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Patients with diabetic foot ulcers may have a lower quality of life. The objective was to compare the quality of life and its psychosocial determinants among patients with and without diabetic foot ulcers.
A case-control study was conducted in 2017 among patients with (cases) and without (controls) diabetic foot ulcers. The study tools included the World Health Organization’s Quality of Life scale (WHOQOL-BREF), the Hospital Anxiety and Depression (HAD) scale for anxiety and depression, the Patient Health Questionnaire Physical Symptoms (PHQ-15) for the severity of somatic symptoms, and the Summary of Diabetes Self-Care Activities (SDSCA) measure for self-management.
A total of 209 patients (45 cases and 164 controls) were included. The average age was 56.2 ± 11.7 years, and 55.5% were female. The average scores of WHOQOL-BREF, PHQ-15, and SDSCA were 74.4% ± 12.1% and 8.1 ± 6.1, and 30.4 ± 21.8, respectively. The prevalence of anxiety and depression were 19.6 and 24.9%, respectively. SDSCA was the only psychosocial determinants higher in cases than controls (mean difference = 15.0, 95% CI = -8.0–22.0). The correlation coefficients of WHOQOL-BREF scores with anxiety, depression, and PHQ-15 scores in all patients were − 0.559 (p < 0.001), − 0.582 (p < 0.001), and − 0.532 (p < 0.001), respectively, with similar numbers in both groups. In multivariate analysis, only the association between quality of life and depression was maintained.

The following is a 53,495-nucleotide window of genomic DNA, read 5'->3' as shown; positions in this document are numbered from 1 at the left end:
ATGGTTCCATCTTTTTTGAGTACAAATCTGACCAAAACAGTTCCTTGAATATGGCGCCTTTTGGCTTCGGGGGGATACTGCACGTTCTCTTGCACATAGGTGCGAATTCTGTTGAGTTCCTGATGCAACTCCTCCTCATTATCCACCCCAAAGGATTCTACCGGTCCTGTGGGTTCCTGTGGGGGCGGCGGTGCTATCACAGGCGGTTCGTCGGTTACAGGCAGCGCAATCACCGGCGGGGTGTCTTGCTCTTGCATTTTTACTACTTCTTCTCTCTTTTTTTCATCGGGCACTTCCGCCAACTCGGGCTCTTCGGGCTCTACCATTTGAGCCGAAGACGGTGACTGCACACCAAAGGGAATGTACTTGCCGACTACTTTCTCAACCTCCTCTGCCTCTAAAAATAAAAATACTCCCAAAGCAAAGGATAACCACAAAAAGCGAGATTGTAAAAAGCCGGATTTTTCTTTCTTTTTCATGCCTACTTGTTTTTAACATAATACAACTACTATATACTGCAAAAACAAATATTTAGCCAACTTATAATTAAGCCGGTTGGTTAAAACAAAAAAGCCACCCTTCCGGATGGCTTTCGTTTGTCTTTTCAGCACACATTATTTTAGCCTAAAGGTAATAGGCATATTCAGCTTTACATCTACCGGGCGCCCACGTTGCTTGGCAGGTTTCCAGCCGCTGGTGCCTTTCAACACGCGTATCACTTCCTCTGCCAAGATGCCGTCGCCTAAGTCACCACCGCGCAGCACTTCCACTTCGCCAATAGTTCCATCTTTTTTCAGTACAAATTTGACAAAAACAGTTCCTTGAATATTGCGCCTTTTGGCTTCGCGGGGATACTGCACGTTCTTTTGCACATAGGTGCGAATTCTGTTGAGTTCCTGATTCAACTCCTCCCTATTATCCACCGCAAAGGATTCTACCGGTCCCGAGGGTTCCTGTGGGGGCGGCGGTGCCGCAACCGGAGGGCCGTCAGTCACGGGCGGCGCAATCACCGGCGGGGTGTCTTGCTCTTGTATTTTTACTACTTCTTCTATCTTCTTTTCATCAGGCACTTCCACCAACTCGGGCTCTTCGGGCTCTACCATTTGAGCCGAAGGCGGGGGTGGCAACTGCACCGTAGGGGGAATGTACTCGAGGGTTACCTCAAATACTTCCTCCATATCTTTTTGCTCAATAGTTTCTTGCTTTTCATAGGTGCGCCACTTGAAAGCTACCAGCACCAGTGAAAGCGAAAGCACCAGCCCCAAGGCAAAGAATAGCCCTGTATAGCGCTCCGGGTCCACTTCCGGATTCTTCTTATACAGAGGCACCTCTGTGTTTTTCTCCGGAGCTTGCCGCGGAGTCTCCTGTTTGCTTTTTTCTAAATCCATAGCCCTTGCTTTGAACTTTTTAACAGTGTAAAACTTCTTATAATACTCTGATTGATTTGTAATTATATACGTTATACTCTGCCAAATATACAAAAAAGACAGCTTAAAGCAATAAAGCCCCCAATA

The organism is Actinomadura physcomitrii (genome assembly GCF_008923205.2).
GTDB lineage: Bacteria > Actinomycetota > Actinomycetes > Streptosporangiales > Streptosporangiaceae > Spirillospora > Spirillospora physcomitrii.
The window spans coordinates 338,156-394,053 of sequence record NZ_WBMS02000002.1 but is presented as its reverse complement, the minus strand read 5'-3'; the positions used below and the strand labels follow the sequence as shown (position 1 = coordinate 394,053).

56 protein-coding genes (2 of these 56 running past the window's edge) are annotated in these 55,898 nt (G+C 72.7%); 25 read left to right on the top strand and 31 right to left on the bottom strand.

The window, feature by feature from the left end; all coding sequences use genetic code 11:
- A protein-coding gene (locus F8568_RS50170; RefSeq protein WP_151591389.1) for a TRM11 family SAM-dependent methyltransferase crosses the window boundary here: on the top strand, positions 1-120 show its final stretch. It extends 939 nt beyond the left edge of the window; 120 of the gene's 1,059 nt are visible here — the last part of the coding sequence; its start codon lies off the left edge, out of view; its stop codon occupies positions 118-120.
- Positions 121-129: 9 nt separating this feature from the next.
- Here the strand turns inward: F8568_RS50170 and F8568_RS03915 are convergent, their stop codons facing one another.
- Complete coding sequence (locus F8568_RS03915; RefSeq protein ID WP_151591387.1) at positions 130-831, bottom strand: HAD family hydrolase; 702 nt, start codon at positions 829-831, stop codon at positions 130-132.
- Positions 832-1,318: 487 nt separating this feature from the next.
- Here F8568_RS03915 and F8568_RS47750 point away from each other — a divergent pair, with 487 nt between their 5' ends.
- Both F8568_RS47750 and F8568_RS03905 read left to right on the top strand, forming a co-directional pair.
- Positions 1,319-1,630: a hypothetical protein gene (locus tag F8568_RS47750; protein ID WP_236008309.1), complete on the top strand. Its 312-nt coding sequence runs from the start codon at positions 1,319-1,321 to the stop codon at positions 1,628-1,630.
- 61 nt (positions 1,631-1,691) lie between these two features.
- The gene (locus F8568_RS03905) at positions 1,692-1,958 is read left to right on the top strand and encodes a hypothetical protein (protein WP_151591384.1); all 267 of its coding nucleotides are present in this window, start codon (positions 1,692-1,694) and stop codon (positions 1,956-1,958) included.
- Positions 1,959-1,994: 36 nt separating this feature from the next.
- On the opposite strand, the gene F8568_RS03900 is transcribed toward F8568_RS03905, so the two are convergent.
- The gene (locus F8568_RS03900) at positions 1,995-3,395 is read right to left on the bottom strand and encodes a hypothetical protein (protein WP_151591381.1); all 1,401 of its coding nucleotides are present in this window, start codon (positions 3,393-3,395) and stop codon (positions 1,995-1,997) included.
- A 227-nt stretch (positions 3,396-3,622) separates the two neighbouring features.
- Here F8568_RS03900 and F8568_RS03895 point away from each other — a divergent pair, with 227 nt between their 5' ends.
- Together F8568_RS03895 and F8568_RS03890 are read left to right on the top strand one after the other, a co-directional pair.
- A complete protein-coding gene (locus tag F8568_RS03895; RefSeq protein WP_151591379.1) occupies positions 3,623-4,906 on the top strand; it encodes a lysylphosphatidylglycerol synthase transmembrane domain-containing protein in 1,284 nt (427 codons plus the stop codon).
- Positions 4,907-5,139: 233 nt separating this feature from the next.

Quality of life and psychosocial determinants with the exception of self-management were not associated with diabetic foot ulcers. Depressive symptoms were independent determinant of poor quality of life, irrespective of the status of diabetic foot ulcers.
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